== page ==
University of Queensland Medical School students are giving back to the New Orleans community, promoting health wellness to a New Orleans High School and helped build a home in the New Orleans community.
The unique cohort of American University of Queensland Medical School students, who spend the first two years of their degree in Australia and final two in the US, created its own student association in 2011 and recently organized two outreach projects.
The first project was volunteering to build a new home in New Orleans with Habitat for Humanity.
The students worked on constructing the banister for the porch and shingled the roof.
For some, using power tools for the first time was a real learning experience.
“It was a great way to help out in the community and get to know my neighborhood a little bit better,” Mel Lam, fourth-year University of Queensland Medical School student said.
“I think knowing that the house we were working on was near where I was living was pretty special,” she said.
Another project was to participate in Wellness Week at Bonnabel High School in New Orleans.
The medical students set up a booth in the high school courtyard during the lunch hour to speak with students about topics ranging from diet and exercise to substance abuse and sexual health.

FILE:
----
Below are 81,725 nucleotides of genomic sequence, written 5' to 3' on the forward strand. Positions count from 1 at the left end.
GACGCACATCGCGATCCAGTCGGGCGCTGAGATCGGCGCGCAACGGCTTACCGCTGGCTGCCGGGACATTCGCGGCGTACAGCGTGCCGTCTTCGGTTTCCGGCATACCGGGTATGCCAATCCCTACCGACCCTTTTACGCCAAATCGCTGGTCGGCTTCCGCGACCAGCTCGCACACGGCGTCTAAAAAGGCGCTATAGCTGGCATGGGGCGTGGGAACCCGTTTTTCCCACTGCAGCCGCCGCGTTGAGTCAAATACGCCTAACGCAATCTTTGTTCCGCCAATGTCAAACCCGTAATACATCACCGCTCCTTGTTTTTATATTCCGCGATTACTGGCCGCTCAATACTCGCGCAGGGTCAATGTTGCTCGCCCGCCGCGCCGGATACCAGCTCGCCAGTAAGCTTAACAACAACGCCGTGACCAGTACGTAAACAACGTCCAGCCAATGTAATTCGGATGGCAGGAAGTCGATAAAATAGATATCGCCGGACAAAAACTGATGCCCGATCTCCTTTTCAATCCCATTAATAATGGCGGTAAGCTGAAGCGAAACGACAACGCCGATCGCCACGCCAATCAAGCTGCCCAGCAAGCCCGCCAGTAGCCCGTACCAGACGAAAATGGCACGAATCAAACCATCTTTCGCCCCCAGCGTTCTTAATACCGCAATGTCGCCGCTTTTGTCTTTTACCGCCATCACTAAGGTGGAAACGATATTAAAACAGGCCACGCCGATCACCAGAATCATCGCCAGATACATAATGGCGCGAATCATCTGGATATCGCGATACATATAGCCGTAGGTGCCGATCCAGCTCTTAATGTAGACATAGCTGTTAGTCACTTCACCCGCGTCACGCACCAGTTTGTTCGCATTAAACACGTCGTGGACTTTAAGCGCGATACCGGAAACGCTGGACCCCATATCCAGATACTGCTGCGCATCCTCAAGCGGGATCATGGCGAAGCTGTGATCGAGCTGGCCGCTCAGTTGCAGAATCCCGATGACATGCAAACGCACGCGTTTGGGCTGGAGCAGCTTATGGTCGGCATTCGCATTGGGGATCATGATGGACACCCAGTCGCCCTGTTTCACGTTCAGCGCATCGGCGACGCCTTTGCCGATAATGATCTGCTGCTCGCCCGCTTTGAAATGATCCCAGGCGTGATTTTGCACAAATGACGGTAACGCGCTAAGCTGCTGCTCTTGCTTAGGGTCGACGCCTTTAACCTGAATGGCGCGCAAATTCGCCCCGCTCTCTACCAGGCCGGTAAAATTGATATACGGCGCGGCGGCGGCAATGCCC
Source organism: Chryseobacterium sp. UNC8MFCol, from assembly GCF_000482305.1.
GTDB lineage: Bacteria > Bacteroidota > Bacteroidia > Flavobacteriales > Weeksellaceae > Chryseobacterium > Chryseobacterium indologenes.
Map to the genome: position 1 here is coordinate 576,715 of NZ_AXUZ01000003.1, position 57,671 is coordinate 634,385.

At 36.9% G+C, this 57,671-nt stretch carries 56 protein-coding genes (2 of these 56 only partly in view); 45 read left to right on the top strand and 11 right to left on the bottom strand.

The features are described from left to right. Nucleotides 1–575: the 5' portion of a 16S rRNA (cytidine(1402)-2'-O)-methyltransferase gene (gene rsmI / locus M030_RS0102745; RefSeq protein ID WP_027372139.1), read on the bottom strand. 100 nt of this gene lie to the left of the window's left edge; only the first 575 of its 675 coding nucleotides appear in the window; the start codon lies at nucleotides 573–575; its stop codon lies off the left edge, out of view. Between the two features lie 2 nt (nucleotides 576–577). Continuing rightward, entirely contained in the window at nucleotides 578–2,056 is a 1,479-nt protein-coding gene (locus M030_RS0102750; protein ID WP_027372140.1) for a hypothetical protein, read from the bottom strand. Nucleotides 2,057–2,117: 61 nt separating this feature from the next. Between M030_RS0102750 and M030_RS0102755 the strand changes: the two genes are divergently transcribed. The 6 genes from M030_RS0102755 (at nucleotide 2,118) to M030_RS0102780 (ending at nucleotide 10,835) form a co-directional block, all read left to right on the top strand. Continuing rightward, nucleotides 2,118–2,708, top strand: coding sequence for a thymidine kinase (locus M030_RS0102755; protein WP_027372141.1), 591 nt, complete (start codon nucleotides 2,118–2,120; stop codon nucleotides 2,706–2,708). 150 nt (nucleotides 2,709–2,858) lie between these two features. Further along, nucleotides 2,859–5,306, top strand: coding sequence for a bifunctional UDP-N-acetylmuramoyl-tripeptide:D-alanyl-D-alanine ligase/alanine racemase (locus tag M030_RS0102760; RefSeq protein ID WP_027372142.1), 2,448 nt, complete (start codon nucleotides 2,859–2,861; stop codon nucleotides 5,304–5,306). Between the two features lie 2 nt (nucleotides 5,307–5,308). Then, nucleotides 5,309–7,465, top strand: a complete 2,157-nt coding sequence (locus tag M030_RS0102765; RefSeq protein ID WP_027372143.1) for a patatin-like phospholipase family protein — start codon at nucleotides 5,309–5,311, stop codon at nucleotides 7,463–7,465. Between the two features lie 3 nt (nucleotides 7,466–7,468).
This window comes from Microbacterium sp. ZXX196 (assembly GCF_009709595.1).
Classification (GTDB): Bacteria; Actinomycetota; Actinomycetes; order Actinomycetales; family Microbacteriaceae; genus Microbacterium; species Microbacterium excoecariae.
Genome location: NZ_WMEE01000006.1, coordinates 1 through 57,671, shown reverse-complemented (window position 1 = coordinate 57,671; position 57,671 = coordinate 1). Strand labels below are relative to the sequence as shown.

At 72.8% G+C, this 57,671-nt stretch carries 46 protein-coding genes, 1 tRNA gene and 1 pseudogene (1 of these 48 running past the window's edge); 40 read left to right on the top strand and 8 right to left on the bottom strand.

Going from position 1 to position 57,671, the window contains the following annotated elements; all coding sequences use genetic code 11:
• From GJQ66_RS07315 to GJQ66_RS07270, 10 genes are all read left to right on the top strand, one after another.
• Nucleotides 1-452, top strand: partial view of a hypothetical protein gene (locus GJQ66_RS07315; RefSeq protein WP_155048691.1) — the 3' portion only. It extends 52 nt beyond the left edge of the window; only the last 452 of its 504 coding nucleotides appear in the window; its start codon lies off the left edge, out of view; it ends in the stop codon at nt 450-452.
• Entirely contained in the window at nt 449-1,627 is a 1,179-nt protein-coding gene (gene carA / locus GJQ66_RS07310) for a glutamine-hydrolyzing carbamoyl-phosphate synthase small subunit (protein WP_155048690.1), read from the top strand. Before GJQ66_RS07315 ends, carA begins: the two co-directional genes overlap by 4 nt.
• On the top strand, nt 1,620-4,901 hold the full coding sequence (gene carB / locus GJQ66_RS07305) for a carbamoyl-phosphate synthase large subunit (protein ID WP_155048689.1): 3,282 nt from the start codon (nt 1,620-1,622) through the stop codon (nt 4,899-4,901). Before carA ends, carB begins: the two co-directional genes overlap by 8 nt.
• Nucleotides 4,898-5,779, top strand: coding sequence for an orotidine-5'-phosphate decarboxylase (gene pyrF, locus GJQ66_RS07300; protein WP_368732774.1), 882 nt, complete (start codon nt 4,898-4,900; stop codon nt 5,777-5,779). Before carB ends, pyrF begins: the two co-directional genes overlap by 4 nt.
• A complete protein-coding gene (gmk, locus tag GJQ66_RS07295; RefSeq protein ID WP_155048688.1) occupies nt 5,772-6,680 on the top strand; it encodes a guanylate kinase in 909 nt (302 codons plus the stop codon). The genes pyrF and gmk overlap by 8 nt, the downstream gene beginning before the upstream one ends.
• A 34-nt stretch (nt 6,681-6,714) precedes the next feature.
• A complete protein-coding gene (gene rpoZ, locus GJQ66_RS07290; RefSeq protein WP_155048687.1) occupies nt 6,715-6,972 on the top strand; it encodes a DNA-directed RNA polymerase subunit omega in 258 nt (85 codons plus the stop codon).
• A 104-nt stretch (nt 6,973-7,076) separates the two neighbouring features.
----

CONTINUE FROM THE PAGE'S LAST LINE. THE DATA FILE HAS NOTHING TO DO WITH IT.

“A big draw card was the set of actual human lungs we had,” Jennifer Lee, a third-year University of Queensland Medical School student said. “Students stopped to examine the lungs which gave us the opportunity to start discussions about the consequences of smoking.”
Models were also used to compare the sugar contents of foods – such as chicken nuggets versus grilled chicken breast and french fries versus baked potato – as a starting point for explaining the pathogenesis of diabetes.
Jose Feliberti, a third-year University of Queensland Medical School student said the kids were keen to learn about nutrition and interested in the evolution of disease with unhealthy eating practices.
Pedometers were handed to students jumping double dutch to see how many steps they could reach before getting caught in the rope and demonstrated how fun exercises can meet daily activity goals.
“I had no idea what to expect,” Dan Henbest, a third-year University of Queensland Medical School student said.
“I was really pleased with how well we were received by the students and how much they already seemed to know about things like lung disease.”
These students plan to participate in Bonnabel’s Wellness Week annually and also hope to continue their relationship with the high school students by starting a monthly Wellness Club.
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